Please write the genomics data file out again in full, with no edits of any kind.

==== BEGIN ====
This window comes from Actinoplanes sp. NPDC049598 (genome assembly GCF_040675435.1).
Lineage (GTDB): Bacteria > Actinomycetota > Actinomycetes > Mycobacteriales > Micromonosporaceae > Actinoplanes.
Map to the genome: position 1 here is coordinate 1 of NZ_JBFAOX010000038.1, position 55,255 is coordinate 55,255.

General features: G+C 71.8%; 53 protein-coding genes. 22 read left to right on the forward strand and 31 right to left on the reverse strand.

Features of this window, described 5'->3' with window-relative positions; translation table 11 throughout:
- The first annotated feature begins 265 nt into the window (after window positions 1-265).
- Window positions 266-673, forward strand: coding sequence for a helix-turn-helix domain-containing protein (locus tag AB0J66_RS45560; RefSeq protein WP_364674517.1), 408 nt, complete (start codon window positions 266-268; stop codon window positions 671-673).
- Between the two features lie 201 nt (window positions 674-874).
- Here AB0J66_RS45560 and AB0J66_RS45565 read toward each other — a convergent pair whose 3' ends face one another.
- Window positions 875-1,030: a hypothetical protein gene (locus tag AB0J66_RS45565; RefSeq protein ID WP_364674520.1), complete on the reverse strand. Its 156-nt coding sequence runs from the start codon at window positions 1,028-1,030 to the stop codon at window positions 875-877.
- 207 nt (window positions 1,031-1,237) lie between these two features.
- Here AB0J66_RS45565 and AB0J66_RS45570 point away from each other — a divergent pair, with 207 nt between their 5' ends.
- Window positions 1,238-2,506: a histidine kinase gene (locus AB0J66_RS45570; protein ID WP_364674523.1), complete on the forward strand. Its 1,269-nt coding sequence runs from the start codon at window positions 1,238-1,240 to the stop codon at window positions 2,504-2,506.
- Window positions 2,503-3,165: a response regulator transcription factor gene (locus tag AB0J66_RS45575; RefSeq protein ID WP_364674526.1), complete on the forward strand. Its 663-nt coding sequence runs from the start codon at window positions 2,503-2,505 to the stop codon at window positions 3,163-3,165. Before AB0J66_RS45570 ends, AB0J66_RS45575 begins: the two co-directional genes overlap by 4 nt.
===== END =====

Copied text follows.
This window comes from Actinoplanes sp. NPDC049598 (genome assembly GCF_040675435.1).
Lineage (GTDB): Bacteria > Actinomycetota > Actinomycetes > Mycobacteriales > Micromonosporaceae > Actinoplanes.
Map to the genome: position 1 here is coordinate 1 of NZ_JBFAOX010000038.1, position 55,255 is coordinate 55,255.

General features: G+C 71.8%; 53 protein-coding genes. 22 read left to right on the forward strand and 31 right to left on the reverse strand.

Features of this window, described 5'->3' with window-relative positions; translation table 11 throughout:
- The first annotated feature begins 265 nt into the window (after window positions 1-265).
- Window positions 266-673, forward strand: coding sequence for a helix-turn-helix domain-containing protein (locus tag AB0J66_RS45560; RefSeq protein WP_364674517.1), 408 nt, complete (start codon window positions 266-268; stop codon window positions 671-673).
- Between the two features lie 201 nt (window positions 674-874).
- Here AB0J66_RS45560 and AB0J66_RS45565 read toward each other — a convergent pair whose 3' ends face one another.
- Window positions 875-1,030: a hypothetical protein gene (locus tag AB0J66_RS45565; RefSeq protein ID WP_364674520.1), complete on the reverse strand. Its 156-nt coding sequence runs from the start codon at window positions 1,028-1,030 to the stop codon at window positions 875-877.
- 207 nt (window positions 1,031-1,237) lie between these two features.
- Here AB0J66_RS45565 and AB0J66_RS45570 point away from each other — a divergent pair, with 207 nt between their 5' ends.
- Window positions 1,238-2,506: a histidine kinase gene (locus AB0J66_RS45570; protein ID WP_364674523.1), complete on the forward strand. Its 1,269-nt coding sequence runs from the start codon at window positions 1,238-1,240 to the stop codon at window positions 2,504-2,506.
- Window positions 2,503-3,165: a response regulator transcription factor gene (locus tag AB0J66_RS45575; RefSeq protein ID WP_364674526.1), complete on the forward strand. Its 663-nt coding sequence runs from the start codon at window positions 2,503-2,505 to the stop codon at window positions 3,163-3,165. Before AB0J66_RS45570 ends, AB0J66_RS45575 begins: the two co-directional genes overlap by 4 nt.